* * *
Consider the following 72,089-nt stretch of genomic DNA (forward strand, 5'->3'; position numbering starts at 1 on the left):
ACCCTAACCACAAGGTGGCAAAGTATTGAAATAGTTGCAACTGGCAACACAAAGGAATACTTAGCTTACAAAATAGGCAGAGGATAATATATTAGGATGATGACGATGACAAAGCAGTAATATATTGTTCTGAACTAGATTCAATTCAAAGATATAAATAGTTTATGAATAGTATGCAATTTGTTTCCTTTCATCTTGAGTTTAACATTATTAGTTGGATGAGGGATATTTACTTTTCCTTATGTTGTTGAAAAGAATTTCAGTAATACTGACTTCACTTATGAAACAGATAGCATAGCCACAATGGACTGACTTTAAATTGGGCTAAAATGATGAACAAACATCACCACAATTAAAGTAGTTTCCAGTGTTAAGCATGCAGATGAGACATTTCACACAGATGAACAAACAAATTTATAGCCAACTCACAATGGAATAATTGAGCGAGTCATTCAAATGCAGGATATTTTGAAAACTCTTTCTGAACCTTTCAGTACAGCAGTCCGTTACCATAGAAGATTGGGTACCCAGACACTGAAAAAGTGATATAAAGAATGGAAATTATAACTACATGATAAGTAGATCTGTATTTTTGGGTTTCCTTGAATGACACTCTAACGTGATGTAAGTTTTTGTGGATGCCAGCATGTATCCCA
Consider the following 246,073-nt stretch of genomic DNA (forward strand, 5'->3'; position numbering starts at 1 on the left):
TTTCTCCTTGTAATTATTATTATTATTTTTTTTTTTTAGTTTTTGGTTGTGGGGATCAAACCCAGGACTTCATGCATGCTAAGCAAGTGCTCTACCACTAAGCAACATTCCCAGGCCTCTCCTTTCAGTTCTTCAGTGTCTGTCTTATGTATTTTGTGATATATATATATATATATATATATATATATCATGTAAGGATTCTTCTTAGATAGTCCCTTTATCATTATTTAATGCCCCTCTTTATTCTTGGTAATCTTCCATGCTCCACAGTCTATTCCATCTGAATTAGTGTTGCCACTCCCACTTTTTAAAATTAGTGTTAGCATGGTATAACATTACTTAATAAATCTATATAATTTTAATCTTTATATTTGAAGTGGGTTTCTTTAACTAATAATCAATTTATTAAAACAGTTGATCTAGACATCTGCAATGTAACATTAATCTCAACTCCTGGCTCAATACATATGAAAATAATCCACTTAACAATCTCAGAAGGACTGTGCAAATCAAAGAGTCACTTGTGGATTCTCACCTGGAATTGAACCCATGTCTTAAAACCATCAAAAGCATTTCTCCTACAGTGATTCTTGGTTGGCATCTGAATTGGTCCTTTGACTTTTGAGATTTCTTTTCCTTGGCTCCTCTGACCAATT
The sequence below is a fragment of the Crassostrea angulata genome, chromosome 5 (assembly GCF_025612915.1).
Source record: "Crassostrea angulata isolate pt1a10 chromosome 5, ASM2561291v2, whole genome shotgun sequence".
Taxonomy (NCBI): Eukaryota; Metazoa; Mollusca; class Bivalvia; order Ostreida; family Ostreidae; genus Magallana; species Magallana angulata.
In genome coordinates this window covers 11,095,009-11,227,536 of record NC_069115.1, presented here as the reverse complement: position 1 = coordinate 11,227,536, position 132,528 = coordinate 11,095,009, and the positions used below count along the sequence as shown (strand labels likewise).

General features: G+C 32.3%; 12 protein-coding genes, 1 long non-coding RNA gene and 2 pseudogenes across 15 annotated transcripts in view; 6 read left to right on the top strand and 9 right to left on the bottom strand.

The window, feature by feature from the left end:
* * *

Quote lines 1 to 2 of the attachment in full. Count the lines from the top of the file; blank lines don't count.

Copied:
Consider the following 72,089-nt stretch of genomic DNA (forward strand, 5'->3'; position numbering starts at 1 on the left):
ACCCTAACCACAAGGTGGCAAAGTATTGAAATAGTTGCAACTGGCAACACAAAGGAATACTTAGCTTACAAAATAGGCAGAGGATAATATATTAGGATGATGACGATGACAAAGCAGTAATATATTGTTCTGAACTAGATTCAATTCAAAGATATAAATAGTTTATGAATAGTATGCAATTTGTTTCCTTTCATCTTGAGTTTAACATTATTAGTTGGATGAGGGATATTTACTTTTCCTTATGTTGTTGAAAAGAATTTCAGTAATACTGACTTCACTTATGAAACAGATAGCATAGCCACAATGGACTGACTTTAAATTGGGCTAAAATGATGAACAAACATCACCACAATTAAAGTAGTTTCCAGTGTTAAGCATGCAGATGAGACATTTCACACAGATGAACAAACAAATTTATAGCCAACTCACAATGGAATAATTGAGCGAGTCATTCAAATGCAGGATATTTTGAAAACTCTTTCTGAACCTTTCAGTACAGCAGTCCGTTACCATAGAAGATTGGGTACCCAGACACTGAAAAAGTGATATAAAGAATGGAAATTATAACTACATGATAAGTAGATCTGTATTTTTGGGTTTCCTTGAATGACACTCTAACGTGATGTAAGTTTTTGTGGATGCCAGCATGTATCCCA